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  1. #1
    I need more cowbell. Digital Gee's Avatar
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    Back to the Surly Long Haul Trucker for a moment...

    I'm having fun trying to figure out my next bike. Really.

    Today I got to test the Giant Defy series. I rode all the aluminum models, and really enjoyed the (white ) Defy 1 with 105 components. I even eye-balled some carbon models, which (seem to) have come down in price from several years ago. For well under $2,000 I can get one of those.

    But, I haven't let go of and have to acknowledge my attraction to the Surly LHT. Yes, I get that it's a tank. But when I'm honest with myself, I have to admit that speed isn't that high on my list of requirements for the bike.

    What is? Well, I want to ride for these reasons: 1. It's the most fun you can have in lycra. 2. To restore, and maintain, my fitness. 3. To be outside and really SEE the world around me as I ride here and there.

    I ride alone; I don't ride in a club or with some buddies. I "compete" occasionally against myself, but not that often. I do set mileage goals, which have nothing to do with speed.

    What attracts me to the LHT is the steel frame, the retro bar-end shifting, and the fact that I can rig it to do almost anything in terms of racks, panniers, etc.

    The low gearing should actually be helpful as I get used to these east county long, rolling hills, right? Is that a good assumption?

    So, IF I choose the LHT, I'm wondering about whether to go with 700c or 26 inch tires. At first I thought 700c, believing I'd be a bit faster. Then I realized - I'm not buying this bike for speed, so if that's the only advantage (if it's true) then I might enjoy the 26" tires more - thinking about potholes, going off road, etc.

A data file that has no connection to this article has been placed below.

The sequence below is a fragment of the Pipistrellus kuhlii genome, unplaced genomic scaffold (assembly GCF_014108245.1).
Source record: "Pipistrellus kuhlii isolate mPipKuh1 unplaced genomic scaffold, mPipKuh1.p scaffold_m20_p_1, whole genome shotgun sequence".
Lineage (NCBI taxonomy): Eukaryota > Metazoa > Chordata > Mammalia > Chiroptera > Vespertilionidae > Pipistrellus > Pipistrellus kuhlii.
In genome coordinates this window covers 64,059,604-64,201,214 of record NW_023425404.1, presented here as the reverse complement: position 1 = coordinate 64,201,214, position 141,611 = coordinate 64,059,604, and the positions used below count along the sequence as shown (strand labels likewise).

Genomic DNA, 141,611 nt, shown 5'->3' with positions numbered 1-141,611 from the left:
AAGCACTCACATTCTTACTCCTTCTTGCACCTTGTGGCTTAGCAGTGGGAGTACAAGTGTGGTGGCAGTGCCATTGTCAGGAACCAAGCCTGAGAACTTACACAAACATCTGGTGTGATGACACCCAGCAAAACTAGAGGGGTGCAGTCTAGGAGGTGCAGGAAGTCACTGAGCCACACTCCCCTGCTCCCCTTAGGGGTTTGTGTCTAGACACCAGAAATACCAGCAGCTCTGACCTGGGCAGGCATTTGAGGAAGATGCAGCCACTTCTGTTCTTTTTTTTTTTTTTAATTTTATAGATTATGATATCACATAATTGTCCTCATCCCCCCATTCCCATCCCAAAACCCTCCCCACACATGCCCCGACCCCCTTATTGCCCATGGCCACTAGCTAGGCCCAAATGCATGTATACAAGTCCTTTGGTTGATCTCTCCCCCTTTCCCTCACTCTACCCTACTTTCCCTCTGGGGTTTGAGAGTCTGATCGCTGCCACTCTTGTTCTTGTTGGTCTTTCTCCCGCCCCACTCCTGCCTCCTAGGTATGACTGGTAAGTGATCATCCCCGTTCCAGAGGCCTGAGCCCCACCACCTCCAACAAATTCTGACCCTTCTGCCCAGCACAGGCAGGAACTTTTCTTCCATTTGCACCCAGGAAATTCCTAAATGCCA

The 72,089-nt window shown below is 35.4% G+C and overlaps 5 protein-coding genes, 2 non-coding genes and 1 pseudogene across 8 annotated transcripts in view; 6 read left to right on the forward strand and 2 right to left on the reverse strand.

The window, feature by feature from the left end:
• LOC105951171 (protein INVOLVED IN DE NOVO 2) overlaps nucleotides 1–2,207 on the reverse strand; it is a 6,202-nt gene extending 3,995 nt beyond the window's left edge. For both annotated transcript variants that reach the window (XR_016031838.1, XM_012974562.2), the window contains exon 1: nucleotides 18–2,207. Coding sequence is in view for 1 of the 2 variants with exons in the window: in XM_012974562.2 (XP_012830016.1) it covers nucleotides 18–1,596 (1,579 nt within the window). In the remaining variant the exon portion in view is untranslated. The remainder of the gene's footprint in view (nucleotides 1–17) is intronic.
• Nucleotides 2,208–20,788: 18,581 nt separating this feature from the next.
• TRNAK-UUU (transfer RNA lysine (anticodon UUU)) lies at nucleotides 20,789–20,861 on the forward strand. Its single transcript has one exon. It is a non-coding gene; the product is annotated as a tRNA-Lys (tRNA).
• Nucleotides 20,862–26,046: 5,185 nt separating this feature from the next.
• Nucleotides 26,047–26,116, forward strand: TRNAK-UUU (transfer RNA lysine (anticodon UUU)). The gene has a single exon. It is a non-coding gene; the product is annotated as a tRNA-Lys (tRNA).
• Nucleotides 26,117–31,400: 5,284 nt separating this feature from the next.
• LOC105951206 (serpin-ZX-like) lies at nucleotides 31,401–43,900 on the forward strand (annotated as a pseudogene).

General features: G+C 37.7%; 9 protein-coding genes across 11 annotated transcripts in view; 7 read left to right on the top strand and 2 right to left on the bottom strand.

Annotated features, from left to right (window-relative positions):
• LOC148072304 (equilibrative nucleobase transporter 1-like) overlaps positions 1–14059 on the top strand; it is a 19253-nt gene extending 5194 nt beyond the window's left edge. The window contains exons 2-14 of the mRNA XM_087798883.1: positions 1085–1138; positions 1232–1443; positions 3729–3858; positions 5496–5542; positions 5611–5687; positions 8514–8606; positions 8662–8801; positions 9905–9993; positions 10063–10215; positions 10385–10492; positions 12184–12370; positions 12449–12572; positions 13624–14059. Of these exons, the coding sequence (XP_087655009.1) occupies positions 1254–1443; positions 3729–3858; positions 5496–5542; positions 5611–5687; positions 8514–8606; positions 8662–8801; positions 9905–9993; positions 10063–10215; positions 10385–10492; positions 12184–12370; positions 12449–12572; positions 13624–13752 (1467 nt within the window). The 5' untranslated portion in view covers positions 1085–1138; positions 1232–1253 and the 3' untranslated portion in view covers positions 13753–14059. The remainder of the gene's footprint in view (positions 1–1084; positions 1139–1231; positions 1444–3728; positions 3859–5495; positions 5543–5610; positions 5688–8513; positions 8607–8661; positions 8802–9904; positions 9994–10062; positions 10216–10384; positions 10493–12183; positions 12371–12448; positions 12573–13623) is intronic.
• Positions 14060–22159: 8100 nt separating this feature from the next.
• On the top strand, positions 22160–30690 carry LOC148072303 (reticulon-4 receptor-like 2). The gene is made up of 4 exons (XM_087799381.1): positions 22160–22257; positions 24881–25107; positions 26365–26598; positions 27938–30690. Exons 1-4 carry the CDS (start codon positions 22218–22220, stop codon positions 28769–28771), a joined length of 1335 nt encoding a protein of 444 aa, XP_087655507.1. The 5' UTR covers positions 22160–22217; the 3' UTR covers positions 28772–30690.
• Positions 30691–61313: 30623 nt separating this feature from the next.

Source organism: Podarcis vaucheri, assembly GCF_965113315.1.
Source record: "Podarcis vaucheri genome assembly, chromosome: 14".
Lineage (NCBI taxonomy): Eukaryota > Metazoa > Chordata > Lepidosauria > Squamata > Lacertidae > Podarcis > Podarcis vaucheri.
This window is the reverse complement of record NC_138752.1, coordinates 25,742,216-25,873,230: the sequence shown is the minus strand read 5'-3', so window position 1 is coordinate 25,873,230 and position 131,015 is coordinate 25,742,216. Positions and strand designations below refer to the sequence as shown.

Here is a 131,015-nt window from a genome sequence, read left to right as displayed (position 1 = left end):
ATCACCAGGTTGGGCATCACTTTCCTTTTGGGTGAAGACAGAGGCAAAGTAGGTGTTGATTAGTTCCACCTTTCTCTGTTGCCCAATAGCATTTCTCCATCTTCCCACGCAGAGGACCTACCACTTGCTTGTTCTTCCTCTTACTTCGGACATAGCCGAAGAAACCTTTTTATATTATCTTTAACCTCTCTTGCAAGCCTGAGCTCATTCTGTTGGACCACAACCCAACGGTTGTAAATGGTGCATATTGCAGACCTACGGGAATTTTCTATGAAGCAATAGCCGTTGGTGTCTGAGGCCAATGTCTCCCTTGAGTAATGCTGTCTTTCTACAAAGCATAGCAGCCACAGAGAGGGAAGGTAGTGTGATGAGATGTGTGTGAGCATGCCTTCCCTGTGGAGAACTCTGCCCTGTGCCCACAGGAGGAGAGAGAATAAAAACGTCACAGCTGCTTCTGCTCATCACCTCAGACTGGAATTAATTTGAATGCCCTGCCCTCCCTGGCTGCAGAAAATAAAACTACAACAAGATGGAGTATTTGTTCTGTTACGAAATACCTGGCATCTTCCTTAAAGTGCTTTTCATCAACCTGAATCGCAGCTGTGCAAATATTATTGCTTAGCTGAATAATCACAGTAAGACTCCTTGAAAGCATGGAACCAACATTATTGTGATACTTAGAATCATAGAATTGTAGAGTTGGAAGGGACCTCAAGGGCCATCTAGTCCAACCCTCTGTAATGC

Perhaps someone could give me some things to think about with regard to this question: do you think I'd be happier with the 700c or the 26" tires? (I already know if I choose to tour South America or something, I'd want the 26" because they're more widely available world-wide. But for the foreseeable future, my touring will be very American based (if at all).

    Mostly, I think I'm looking for a good commuter bike, without having a commute to make (since I work from home). I do want to haul stuff occasionally, but not primarily.

    The LHT reminds me of my Toyota Avalon, which is comfy and reliable, and my former Roubaix reminds me of my friend's Mustang, with some really fun performance qualities to it.

    Anyway... tire thoughts?
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  2. #2
    Senior Member Mobile 155's Avatar
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    good to see you are the same old you. 26 inch wheels are stronger, or can be, than 700c wheels. Shorter spokes bend less. Think of bending a 12 inch ruler compared to a yard stick.
    Life is like riding a bicycle - in order to keep your balance, you must keep moving. ~Albert Einstein.

  3. #3
    I need more cowbell. Digital Gee's Avatar
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    Quote Originally Posted by mobile 155 View Post
    good to see you are the same old you.

  4. #4
    Senior Member NOS88's Avatar
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    http://www.bikeforums.net/archive/in.../t-581919.html

    Pretty much all the arguments are covered here.
    A conclusion is the place where you got tired of thinking. - S. Wright
    Favorite rides in the stable: Indy Fab CJ Ti - Colnago MXL - S-Works Roubaix - Habanero Team Issue - Jamis Eclipse carbon/831

  5. #5
    On a Mission from God FunkyStickman's Avatar
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    If I may interject (I'm not 50, but getting close.. ) I have a 26" LHT I used for commuting. I can sum that thread up for you pretty quickly:
    The main argument against 26" wheels is they're slower, and they look funny. Argument for them is strength and tire availability out of the country.